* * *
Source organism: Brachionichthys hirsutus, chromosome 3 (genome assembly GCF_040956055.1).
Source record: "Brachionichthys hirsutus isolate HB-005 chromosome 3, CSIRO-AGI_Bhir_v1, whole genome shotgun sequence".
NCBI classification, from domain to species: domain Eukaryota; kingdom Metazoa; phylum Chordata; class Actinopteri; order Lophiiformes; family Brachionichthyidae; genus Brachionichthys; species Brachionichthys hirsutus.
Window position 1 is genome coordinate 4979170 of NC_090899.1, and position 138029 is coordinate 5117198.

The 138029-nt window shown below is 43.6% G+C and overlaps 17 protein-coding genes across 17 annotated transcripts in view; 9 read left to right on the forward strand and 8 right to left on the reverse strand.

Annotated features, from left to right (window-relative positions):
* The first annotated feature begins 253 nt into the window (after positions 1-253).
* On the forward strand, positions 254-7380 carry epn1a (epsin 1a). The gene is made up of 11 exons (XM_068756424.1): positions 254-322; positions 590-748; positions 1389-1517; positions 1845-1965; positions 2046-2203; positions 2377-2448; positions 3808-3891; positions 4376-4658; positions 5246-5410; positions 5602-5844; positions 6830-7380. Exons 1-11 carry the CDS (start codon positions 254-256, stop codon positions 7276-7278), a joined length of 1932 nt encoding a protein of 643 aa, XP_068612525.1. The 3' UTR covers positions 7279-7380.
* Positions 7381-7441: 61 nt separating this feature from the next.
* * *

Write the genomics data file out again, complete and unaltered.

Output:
Source organism: Brachionichthys hirsutus, chromosome 3 (genome assembly GCF_040956055.1).
Source record: "Brachionichthys hirsutus isolate HB-005 chromosome 3, CSIRO-AGI_Bhir_v1, whole genome shotgun sequence".
NCBI classification, from domain to species: domain Eukaryota; kingdom Metazoa; phylum Chordata; class Actinopteri; order Lophiiformes; family Brachionichthyidae; genus Brachionichthys; species Brachionichthys hirsutus.
Window position 1 is genome coordinate 4979170 of NC_090899.1, and position 138029 is coordinate 5117198.

The 138029-nt window shown below is 43.6% G+C and overlaps 17 protein-coding genes across 17 annotated transcripts in view; 9 read left to right on the forward strand and 8 right to left on the reverse strand.

Annotated features, from left to right (window-relative positions):
* The first annotated feature begins 253 nt into the window (after positions 1-253).
* On the forward strand, positions 254-7380 carry epn1a (epsin 1a). The gene is made up of 11 exons (XM_068756424.1): positions 254-322; positions 590-748; positions 1389-1517; positions 1845-1965; positions 2046-2203; positions 2377-2448; positions 3808-3891; positions 4376-4658; positions 5246-5410; positions 5602-5844; positions 6830-7380. Exons 1-11 carry the CDS (start codon positions 254-256, stop codon positions 7276-7278), a joined length of 1932 nt encoding a protein of 643 aa, XP_068612525.1. The 3' UTR covers positions 7279-7380.
* Positions 7381-7441: 61 nt separating this feature from the next.